Last week we tried a noodle sensory play with cooked pasta. It was partly squishy and a whole lot messy. The boys pressed the noodles through the garlic press and sliced them through the egg cutter.
Although this cooked noodle sensory play was a blast, it was pretty much one and done. The cooked, colored noodles were tossed in the garbage shortly after the boys were finished.
So this time around, let’s try something more sustainable. The second time we colored dry noodles, and it was another sensory play win! Let’s add noodles into our sensory play with this incredible noodle sensory play for kids.
RELATED: First time with a sensory bin? Start here!
- 41-quart storage bin – You’re going to want to chuck your noodles into a large container! I use this one from our outdoor supply bin.
- Food coloring – I like a range of colors because it gives the noodles so much more life – plus, it’s enjoyable for me. – A win-win!
- Funnel set – My kids have so much fun when they pour the noodles into these funnels and watch them fall out the other end!
- Metal scooper – These are optional, but honestly? It adds so much to the activity because your toddler can learn to scoop and tip.
- Neon Food Coloring – Okay, I’ll admit. I’m a sucker for anything neon. Don’t believe me? Check out this Neon Water Play.
- Noodles – The ones I get are more like pasta because they’re better for scooping, but they still have that curly shape.
- White noodle container – Also used as a kid bath toy storage organizer, this container is excellent for…you guessed it! Containing those noodles!
How to Set Up Noodle Sensory Play
Step 1. Divide noodles into different plastic bags, or use a storage container.
You’re going to want to make different colors, so portion out the noodles into containers, so you have a batch for each color.
Step 2. Add a couple of drops of food coloring.
You don’t need much, and the color isn’t essential. It just helps with exploration! I also turned to A Crafty Living to help with how to color the noodles. See her directions here.
Step 3. Shake each bag or reusable container.
You need to shake it up to make sure the color is all mixed in and covers the noodles properly. Otherwise, you’re going to get patchy noodles!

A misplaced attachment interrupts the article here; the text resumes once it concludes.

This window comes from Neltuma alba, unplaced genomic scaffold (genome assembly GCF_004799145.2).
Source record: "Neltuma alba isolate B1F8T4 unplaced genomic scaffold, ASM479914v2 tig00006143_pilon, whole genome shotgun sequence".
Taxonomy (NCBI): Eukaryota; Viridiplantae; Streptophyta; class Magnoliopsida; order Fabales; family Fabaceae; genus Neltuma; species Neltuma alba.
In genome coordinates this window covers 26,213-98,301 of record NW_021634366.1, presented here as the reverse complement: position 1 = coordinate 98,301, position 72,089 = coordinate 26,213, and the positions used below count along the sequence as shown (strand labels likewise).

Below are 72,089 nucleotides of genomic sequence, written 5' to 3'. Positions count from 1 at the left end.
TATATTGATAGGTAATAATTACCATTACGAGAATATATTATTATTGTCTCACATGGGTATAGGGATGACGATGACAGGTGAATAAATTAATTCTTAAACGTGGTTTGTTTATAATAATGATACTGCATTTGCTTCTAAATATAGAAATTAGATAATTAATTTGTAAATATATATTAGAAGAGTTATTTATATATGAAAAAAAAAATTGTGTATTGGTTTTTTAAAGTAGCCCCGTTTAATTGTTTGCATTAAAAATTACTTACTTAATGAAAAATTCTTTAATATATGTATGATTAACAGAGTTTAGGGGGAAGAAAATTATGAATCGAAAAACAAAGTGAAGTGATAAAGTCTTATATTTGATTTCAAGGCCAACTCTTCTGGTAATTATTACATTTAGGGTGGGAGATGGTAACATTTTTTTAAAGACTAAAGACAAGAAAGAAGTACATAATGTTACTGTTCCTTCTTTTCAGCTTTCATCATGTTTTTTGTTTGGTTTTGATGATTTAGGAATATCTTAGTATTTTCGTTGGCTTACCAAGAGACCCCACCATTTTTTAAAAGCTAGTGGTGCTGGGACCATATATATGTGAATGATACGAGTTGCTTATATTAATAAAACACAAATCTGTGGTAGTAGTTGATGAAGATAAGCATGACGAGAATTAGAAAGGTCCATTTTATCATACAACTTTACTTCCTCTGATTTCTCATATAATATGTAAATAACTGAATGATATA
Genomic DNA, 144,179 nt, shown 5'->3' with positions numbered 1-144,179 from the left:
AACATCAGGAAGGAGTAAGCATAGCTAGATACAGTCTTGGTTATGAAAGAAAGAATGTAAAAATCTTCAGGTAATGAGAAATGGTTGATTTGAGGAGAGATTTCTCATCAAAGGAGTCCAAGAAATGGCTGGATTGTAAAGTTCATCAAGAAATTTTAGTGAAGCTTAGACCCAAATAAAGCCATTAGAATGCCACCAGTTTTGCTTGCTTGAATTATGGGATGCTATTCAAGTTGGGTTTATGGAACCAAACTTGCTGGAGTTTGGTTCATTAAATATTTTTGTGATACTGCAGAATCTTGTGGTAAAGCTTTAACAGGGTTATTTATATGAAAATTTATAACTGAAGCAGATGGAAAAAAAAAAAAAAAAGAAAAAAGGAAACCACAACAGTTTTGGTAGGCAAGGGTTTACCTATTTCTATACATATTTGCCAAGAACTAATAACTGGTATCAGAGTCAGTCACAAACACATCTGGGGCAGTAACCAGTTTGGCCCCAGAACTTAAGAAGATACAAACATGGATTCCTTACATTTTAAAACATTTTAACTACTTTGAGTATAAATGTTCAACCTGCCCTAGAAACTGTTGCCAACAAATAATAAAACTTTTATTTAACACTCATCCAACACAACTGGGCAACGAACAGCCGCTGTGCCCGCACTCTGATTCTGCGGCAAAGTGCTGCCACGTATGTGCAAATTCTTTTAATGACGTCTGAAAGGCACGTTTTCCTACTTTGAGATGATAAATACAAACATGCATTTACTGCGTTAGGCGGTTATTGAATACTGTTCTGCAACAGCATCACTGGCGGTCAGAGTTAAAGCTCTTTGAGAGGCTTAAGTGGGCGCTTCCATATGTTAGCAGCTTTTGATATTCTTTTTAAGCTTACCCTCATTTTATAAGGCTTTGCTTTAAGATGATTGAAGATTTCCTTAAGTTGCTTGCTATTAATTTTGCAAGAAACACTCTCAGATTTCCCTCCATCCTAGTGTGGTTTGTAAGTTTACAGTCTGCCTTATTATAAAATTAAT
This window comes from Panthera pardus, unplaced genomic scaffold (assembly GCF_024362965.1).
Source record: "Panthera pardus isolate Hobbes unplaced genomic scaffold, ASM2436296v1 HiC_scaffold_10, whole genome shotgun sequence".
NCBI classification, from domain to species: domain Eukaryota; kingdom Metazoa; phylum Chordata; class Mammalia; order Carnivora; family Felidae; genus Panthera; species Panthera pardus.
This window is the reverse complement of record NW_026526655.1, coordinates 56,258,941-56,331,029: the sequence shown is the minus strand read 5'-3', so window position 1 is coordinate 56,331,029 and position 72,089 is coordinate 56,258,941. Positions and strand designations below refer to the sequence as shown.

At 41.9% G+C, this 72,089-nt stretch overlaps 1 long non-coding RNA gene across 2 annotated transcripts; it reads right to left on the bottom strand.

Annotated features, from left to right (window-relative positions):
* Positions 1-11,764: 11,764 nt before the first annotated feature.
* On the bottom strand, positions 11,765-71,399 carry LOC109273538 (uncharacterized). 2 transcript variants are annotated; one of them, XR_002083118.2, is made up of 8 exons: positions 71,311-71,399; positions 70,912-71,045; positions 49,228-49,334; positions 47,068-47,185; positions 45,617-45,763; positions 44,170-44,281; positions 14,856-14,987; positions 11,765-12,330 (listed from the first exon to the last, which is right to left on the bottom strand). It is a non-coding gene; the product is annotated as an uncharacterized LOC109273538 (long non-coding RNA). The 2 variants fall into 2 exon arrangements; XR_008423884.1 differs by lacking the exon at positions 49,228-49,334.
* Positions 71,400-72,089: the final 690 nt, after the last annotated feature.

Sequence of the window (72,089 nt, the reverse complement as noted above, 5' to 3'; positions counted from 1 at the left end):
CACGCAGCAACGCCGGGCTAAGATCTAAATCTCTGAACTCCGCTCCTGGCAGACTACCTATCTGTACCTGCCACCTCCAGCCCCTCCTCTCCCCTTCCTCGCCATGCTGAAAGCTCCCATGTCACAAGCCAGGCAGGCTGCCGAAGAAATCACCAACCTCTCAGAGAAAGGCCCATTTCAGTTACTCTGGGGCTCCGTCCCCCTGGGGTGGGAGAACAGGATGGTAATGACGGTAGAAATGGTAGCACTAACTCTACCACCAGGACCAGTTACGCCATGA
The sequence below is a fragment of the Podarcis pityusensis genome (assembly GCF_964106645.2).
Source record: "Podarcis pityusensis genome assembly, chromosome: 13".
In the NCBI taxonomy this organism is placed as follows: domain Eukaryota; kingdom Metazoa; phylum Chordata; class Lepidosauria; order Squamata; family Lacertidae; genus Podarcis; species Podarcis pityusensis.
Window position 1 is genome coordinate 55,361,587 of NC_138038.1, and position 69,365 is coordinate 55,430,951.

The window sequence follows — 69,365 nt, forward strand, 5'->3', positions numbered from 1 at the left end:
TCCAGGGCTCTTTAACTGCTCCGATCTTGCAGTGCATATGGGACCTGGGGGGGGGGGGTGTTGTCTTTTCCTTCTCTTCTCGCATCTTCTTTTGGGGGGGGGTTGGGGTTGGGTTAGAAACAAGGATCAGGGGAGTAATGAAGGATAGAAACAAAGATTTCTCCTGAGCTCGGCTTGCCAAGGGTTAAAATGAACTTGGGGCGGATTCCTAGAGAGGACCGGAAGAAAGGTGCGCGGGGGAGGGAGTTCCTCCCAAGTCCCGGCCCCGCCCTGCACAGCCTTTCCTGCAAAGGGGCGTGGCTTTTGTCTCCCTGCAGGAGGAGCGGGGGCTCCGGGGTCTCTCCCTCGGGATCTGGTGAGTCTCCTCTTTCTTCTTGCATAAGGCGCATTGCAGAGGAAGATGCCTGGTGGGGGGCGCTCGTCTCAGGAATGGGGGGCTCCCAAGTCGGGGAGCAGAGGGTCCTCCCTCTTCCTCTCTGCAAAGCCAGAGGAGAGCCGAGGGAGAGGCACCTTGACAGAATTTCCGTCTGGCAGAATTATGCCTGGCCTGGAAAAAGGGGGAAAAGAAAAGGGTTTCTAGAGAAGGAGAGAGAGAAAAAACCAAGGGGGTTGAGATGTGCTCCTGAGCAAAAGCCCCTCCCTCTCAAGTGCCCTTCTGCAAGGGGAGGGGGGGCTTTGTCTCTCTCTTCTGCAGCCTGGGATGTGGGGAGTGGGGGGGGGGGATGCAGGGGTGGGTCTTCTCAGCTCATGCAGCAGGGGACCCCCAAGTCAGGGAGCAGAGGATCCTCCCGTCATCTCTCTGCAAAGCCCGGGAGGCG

Step 4. Put the colored noodles on a baking pan.
Cook for a couple of minutes on low heat. I did seven minutes at 300 degrees. See? – It doesn’t take long!
Step 5. Allow noodles to cool.
We don’t want hot noodles! I like to make them at least the night before to ensure they’ve had enough time. Let them cool down before trying out this activity.
Step 6. Get ready for some fun!
Add all your colored noodles to a large storage bin, along with some helpful tools like funnels and scoops, then let your child dig away!
When it was time to clean up, we gathered them in our hands and placed the noodles in the storage container for future use.
Noodle Sensory Play Helps Your Kids Explore
- Filing and dumping – My newly turned two-year-old scooped and poured his little heart out to gain a better understanding of capacity and mass.
- Grasping – When you include extra tools like scoops, your child has to practice picking them up, which is great for fine motor skills.
- Independent play – Whenever your little one is absorbed in your activity, it gives you a chance to sit back and drink your coffee…HOT!
- Problem-solving – Some noodles will get stuck in the funnels. Some won’t. Sometimes your kid will pour too many in, and it will overflow. This is great because it encourages problem-solving!